[31 Days of Horror Part V: A New Beginning] Day 30 – The Human Centipede II (Full Sequence) (2011)

Director: Tom Six

Cast: Ashlynn Yennie, Laurence R. Harvey, Maddi Black

Screenplay: Tom Six

91 mins. Not Rated.


It’s been a few years since I checked out a Human Centipede film. The first one was enjoyable for it’s totally campy and crazy premise. I thought it was about time to revisit this series for the sequel, and here’s the thing: it’s terrible.

Martin (Laurence R. Harvey, Frankenstein Created Bikers, Adult Babies) is addicted to the film The Human Centipede. He loves it so much that he thinks he can do it himself. He’s studied the film for a long time. Now, he has kidnapped a dozen people and plans to use them to make a better centipede…a full sequence.

So The Human Centipede II…is shit. It’s the worst kind of shit. It also contains scenes of shitting. So shit all around. An interesting idea to start quickly turned into a failure of a sequel. What I liked about the original film was that it felt very akin to a Tales from the Crypt story. The sequel is almost shockingly bad, but then again, I knew it wouldn’t be good.

Director Tom Six (The Onania Club, I Love Dries) actually attempted social commentary here with a look at rabid fandom but he drops the ball in just about every single way. He missed the point by pushing the gore past a comfortable way to a flat-out disgusting place. This comes from a guy that doesn’t mind gore and actively enjoyed gory movies. I was sickened by the film because its gore doesn’t serve a purpose in the story or the experience.

What’s worse than his failure to make an enjoyable follow-up is that Six spends a bulk of the film jerking his ego by putting the original film on a pedestal. There are lines of dialogue where characters talk as though the first film is a masterpiece. Here’s the ticket: it isn’t. Six’s one takeaway as a filmmaker is that he believes he can capably employ disgust in place of story.

There are no characters in the movie. We learn nothing about the victims. We know virtually nothing about Martin. He is a smug, disgusting monster of a man who I wouldn’t want to spend any amount of time with, let alone 90 minutes. He doesn’t grow as a character is one of the worst leads in film history. Again, at least with the first film, we have two likable, or at least not unlikable, leads. Even the doctor, who isn’t likable, is at least somewhat interesting.

Tom Six said that The Human Centipede II would make the first film look like My Little Pony. He was wrong. The sequel actually makes the first film look like Citizen Kane comparatively. This isn’t a film to be seen. It’s more like a badge you wear as a horror fan, but this badge doesn’t make you look good in front of your friends. It makes you feel bad. And maybe it should.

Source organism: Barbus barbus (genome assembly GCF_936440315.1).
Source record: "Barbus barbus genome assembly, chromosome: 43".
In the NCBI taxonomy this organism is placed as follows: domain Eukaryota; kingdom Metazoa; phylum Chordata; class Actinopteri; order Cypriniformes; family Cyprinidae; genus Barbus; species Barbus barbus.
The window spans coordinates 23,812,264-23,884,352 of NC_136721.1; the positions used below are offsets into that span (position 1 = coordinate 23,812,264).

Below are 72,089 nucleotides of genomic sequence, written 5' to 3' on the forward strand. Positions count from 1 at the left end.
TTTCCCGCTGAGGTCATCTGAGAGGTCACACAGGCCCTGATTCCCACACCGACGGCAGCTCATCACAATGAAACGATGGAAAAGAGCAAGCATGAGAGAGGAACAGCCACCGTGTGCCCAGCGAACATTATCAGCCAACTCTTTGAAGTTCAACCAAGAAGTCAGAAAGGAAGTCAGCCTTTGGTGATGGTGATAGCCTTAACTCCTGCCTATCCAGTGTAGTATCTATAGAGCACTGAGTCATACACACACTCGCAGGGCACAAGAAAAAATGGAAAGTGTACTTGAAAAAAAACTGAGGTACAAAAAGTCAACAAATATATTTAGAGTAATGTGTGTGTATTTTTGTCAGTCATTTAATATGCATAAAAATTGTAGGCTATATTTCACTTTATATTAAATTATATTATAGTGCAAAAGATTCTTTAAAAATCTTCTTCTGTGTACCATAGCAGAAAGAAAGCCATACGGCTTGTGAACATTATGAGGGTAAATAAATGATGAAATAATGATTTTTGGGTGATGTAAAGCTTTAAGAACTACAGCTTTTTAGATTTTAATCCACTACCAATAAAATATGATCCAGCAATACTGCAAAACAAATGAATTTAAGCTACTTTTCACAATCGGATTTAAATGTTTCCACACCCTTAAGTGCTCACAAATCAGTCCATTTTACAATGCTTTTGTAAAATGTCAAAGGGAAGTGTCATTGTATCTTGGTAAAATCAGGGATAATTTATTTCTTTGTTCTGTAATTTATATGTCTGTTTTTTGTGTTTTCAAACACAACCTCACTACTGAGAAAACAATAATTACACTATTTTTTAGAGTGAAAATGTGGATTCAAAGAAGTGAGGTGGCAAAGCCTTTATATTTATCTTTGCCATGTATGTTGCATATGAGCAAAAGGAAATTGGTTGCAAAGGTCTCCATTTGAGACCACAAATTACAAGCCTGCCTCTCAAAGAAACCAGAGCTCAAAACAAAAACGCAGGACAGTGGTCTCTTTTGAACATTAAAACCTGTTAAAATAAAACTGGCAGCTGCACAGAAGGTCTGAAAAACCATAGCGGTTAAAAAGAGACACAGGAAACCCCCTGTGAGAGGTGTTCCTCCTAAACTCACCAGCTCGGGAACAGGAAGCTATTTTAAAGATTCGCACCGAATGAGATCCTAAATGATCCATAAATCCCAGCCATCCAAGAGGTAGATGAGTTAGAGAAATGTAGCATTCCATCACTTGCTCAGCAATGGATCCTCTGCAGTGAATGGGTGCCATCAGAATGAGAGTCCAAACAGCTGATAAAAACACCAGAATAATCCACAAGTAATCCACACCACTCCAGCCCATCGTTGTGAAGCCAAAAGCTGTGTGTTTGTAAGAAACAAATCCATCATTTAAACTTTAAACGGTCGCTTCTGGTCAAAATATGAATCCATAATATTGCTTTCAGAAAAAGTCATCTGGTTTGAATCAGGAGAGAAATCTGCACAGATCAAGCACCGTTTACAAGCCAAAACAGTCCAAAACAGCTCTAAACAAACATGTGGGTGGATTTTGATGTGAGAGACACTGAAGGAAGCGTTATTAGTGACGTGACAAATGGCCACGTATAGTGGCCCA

-Kyle A. Goethe



For my review of Tom Six’s The Human Centipede, click here.

31 Days of Horror: Day 4 – The Human Centipede (First Sequence) (2009)

the human centipede first sequence1

Director: Tom Six

Cast: Dieter Laser, Ashley C. Williams, Ashlynn Yennie, Akihiro Kitamura

Screenplay: Tom Six

92 mins. Rated R for disturbing sadistic horror violence, nudity and language.


If Monsters, Inc. occupies one end of the horror movie spectrum, then The Human Centipede (First Sequence) exists somewhere at the completely opposite end. It is the story of Dr. Heiter (Dieter Laser), a fringe experimental surgeon who decides to test the bounds of human emotional and physical pain by surgically stitching together three people from anus to mouth creating, he coins, a “human centipede.”

The Human Centipede [First Sequence] (18)

This is definitely one of the weirdest movies I have ever seen. The idea came from a conversation that director/screenwriter Tom Six had with some friends where he exclaimed that child molesters should have their mouths sewn to the ass of a fat truck driver. Now, that idea’s genesis into whatever this thing is has to be an odd metamorphosis of storytelling (Six consulted with an actual surgeon in order to get his 100% Medically Accurate tagline for the movie). The plot is at least mildly intriguing, more so than the performances, with Laser occupying the entirety of the performances. The other three actors (Ashley C. Williams, Ashlynn Yennie, and Akihiro Kitamura as the centipedes three contributors) merely do not act, but instead react in much the same way that I think anyone would, and in that way, the performances are on point. Not great or engaging, but on point.

Tom Six’s film is thought to be one of the more visually disturbing pictures of all time, when in all reality, the actual grossness of the film comes from the ideas laid out and the tremendously gruesome use of sound work. The ideas are presented, the surgery is for the most part off camera, and the resulting images are shown to the audience. This is one film where what you don’t see is much more horrific than what you do. The actual visual gore is pretty tame by comparison to most other horror films these days.

I can completely see the comparison between Heiter (first name Josef) and Dr. Josef Mengele as well, and it raises the level of horror on this movie, creating another implication. The fact that he chooses a Japanese man at the front of his centipede is interesting as it creates that language barrier.

Human Centipede still3

The movie isn’t all that well put together, but it remains a test of one’s abilities as a horror film. Worth a viewing, but little more than that.



-Kyle A. Goethe


For more 31 Days of Horror, click here.

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